Last weekend, I went to London to be a complete tourist and to visit Logan (you remember, the convict who convinced me to break into a villa). On Thursday afternoon, after a long week of business presentations and schoolwork, I flew from Nice and traveled backwards in time to London, landing in a new country just 45 minutes later. When I first arrived, I was pleased by (1) the cute British accents everywhere, and (2) the amount of English being spoken. Finally, I was able to eavesdrop on conversations in English!
I spent Friday afternoon with Gianna & Michelle – two exchange students from France – to catch lunch at Ed’s, a 50’s diner, and to walk around Camden Town. For those of you who don’t know, Camden Town is a section of NW London with a distinct “alternative” flavor. Here, indie rockers with 2-foot spiked mohawks sit on the curb smoking cigarettes, punks with stud belts abound, and tattoo/piercing parlors make up nearly every other store. It’s a cool place to be, with vintage markets and an underground feel. Gianna, a student of London, showed us a famous clothing shop, Cyberdog, which is more of a techno rave than a clothing store. Inside, dance electronica blares, employees with blue hair fold clothes, and dancers in elevated cages rock out. We got our taste of futuristic fashion and headed outside for something a little more subdued, mulled wine.
After getting my fill of urban streetkids, I walked to Regent’s Park to meet Logan. He had been rehearsing his Shakespeare drama in the park earlier that morning (while I was in Camden), but now I waited for him to get out of acting class. Logan forgot to mention that the park gates lock after sundown, so I conveniently got trapped inside Regent’s Park. Don’t worry, I broke out of there real quick (I’ve gotten used to hopping fences over the past few months), and met Logan coyly standing across the street. We walked the 45 minutes to dinner, but let me say, Chipotle was the burrito at the end of my tunnel. Later that night, I met Logan’s friends from the British American Drama Academy (BADA) and together we went out to Pacha, a nightclub near Marble Arch. Unexpectedly, I saw my first fashion show and, on the catwalk, we danced the night away.
Saturday was a day full of sight-seeing. Within a span of a few blocks, I saw the Big Ben, the London Eye, Westminster Abbey, and Buckingham Palace. It felt like everything iconic to London was clumped in one quarter, right along the Thames River, there for the (picture) taking! It was a typically brisk winter day, but the sun was still shining and led us to St. James Park. We smiled at the people playing fetch with their dogs; laughed at the people being attacked by enormous swans, geese, and pelicans; and carved our initials into a tree in Green Park. It was the only tree in the entire park with its leaves still in full bloom.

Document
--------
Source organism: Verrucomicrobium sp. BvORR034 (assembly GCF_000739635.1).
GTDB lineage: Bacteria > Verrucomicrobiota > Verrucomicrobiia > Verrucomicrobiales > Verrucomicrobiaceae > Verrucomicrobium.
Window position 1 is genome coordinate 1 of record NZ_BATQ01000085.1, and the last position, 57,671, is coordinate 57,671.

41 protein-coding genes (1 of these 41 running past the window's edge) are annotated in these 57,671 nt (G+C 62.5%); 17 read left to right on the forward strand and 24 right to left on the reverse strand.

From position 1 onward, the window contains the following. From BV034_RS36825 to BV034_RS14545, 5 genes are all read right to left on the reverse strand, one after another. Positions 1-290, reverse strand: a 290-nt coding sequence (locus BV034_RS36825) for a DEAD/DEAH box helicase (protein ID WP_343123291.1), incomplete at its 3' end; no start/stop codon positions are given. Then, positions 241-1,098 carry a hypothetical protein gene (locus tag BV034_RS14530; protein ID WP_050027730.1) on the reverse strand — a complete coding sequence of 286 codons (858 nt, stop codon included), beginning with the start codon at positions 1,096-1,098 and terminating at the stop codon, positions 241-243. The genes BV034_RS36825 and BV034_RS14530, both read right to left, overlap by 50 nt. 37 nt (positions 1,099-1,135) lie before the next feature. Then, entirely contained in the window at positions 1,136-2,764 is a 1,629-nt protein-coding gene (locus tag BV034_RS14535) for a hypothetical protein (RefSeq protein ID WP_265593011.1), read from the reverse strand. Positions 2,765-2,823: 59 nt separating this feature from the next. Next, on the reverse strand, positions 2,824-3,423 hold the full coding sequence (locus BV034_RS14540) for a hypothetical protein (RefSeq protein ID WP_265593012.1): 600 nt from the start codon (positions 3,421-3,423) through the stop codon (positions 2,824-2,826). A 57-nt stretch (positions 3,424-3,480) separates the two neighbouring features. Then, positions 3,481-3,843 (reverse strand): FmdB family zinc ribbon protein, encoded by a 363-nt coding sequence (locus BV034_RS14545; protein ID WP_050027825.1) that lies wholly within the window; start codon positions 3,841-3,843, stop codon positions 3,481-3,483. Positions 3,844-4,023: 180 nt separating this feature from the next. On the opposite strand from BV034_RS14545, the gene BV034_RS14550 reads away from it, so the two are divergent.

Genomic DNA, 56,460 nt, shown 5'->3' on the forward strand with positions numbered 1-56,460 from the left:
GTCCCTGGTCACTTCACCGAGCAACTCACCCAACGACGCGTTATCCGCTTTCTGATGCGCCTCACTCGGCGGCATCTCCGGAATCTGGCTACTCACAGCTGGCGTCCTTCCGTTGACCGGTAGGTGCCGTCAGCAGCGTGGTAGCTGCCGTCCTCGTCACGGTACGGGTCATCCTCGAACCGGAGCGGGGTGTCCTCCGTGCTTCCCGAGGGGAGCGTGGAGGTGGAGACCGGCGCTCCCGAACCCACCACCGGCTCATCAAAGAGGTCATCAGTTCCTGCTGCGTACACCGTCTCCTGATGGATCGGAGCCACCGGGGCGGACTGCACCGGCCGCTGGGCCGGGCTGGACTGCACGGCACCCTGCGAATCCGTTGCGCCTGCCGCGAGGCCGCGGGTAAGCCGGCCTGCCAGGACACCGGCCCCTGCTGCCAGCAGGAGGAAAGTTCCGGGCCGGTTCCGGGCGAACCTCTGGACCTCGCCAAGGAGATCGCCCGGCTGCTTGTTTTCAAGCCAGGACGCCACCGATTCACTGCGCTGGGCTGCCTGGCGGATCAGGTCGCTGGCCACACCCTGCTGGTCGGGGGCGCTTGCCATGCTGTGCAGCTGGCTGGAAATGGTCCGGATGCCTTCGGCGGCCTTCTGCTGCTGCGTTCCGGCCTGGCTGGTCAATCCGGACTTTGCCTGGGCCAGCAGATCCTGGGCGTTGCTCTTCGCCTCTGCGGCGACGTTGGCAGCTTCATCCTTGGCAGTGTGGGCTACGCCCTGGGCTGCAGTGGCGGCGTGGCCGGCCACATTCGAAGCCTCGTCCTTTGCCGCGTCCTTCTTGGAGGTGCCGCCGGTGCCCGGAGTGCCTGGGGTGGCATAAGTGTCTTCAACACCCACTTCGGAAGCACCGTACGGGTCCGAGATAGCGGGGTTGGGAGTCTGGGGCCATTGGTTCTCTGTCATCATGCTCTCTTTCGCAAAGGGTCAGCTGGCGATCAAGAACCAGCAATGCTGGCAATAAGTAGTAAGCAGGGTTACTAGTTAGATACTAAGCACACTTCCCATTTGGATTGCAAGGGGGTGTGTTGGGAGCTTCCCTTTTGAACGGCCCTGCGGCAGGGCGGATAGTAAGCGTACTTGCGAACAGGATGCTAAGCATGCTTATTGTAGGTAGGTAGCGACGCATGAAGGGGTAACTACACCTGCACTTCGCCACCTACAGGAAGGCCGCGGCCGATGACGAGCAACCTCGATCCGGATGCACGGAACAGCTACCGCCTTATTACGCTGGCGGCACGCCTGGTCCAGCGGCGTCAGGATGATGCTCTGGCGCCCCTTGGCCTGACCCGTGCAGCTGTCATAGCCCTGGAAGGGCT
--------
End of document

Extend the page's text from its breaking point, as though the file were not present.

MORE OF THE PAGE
When my unusually small legs could no longer bare the strenuous walking, we took a respite and grabbed a cup of jo at Caffè Nero. Rachel, a friend from AU and student of BADA, came to meet us in Trafalgar Square. We admired the massive Christmas tree in the center of the square, as well as the odd street performers behind it, and entered the National Gallery. The National Gallery houses an extraordinary collection of Western European artists — including Turner, Cezanne, Renoir, Monet, Degas, Manet, and Van Gogh — free of charge.
Later that night, over fish & chips and Strongbow cider, I was able to reunite with Eric and Jose, two of my boys from OASN, our a cappella group. It felt so right. Back at Eric’s flat, I kicked some people’s ass at pool and foosball (not really) and caught up with yet another friend AU, Andrew. From there, we went out to another club, got our groove on, and befriended a Scottish transvestite. Lizzie, if you’re reading, I think you rock too!
Overall, London was a whirlwind of a trip. It’s a real cosmopolitan city with so much going on and so many different walks of life. As the largest city of Europe, it’s no wonder everyone finds a place here. But what’s more, London teems with a regal essence. It’s like you’re walking on history. Certainly, London is one place to keep your eyes open. And as long as you look the right way, you’ll see that double-decker bus coming your way.